The interview with the police must be serious business, she thought, with that official-looking statement, and all her personal details taken down. She hoped she had got it right and that she would be forgiven for any mistakes if she hadn’t. Some of her descriptions didn’t seem wrong exactly but too simple, too flat. But when you spoke out loud to someone in that uniform, you felt you had to keep things flat. Mona toggled back and forth, trying to match the scene she remembered inhabiting against the words she remembered saying, spot the difference, until the two ran together, the weird mirror ritual became they showed each other pink ICs, they waved them at each other, the words both blunting the details and absorbing their flavour, and then the exercise made no more sense.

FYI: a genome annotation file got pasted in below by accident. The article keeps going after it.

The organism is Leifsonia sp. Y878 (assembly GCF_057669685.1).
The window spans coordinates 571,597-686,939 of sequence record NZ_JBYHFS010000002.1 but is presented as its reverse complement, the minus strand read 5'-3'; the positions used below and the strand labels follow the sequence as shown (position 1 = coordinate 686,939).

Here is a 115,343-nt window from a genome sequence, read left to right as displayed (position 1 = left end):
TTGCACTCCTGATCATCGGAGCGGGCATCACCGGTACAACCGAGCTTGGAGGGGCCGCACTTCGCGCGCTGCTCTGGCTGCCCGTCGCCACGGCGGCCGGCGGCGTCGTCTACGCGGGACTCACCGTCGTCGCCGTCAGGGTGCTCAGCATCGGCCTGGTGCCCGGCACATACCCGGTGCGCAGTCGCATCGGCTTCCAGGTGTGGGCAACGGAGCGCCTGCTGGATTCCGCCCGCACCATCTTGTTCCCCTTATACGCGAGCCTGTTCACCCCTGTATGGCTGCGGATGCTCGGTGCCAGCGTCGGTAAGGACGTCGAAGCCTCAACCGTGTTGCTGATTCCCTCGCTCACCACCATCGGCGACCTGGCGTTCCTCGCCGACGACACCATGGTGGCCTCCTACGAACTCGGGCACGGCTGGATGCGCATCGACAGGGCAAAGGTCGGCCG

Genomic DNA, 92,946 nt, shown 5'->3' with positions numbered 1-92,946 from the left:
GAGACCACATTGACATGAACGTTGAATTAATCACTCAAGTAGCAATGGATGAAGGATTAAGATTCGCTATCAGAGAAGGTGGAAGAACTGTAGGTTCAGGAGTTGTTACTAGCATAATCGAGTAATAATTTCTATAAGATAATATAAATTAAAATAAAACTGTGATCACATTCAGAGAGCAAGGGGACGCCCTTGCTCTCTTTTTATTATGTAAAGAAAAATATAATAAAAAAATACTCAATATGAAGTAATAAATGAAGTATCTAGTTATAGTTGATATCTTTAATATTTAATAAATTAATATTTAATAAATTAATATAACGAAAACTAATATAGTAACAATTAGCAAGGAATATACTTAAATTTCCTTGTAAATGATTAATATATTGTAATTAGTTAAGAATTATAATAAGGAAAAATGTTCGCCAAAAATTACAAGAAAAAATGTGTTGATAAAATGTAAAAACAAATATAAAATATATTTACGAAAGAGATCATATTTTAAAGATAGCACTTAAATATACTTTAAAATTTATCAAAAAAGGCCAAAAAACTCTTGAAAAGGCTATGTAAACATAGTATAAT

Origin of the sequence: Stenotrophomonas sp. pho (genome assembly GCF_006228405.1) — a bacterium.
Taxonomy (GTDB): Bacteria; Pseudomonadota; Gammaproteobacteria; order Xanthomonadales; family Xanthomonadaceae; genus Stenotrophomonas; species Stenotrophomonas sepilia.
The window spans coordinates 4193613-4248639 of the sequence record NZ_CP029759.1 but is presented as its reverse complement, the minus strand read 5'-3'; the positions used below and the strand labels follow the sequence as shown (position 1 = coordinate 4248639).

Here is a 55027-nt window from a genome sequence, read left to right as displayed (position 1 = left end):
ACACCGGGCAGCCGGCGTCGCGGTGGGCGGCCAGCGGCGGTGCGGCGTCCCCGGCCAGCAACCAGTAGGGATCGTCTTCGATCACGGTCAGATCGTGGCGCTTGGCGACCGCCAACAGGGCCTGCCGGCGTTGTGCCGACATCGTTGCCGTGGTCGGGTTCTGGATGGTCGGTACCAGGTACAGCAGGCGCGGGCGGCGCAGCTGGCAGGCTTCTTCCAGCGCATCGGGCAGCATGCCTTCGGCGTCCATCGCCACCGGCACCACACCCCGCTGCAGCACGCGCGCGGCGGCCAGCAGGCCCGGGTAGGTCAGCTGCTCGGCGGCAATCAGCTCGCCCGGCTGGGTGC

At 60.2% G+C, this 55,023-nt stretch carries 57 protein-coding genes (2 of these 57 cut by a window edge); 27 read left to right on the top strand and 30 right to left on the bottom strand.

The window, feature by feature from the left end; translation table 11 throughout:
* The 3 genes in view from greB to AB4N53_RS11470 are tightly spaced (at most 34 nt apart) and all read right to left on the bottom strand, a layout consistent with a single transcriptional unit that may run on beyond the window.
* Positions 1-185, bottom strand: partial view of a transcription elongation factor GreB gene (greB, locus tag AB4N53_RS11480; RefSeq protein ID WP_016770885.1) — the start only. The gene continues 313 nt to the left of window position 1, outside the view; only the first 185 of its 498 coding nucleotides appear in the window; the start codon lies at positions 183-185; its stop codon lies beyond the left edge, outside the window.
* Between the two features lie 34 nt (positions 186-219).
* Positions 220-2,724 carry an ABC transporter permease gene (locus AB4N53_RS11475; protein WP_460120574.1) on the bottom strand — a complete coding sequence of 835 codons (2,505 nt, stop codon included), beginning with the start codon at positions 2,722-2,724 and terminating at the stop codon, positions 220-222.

Passengers came and went behind her. The bus pulled up by the food centre, where, as usual, the queue for bak chor mee stuck out far beyond the others. She was almost home.
This food centre had hosted a frustrating family conversation on the weekend, about her mother’s daydream of going to Thailand on holiday. That was how Mona thought of it, anyway; her mother called it going back to see family. Mama kept bringing it up, cycling through a loop of indecision, now that six long years of pandemic restrictions were fully lifted. At last, they could get on a plane to Chiang Mai and return with only post-vacation fatigue, no quarantine necessary.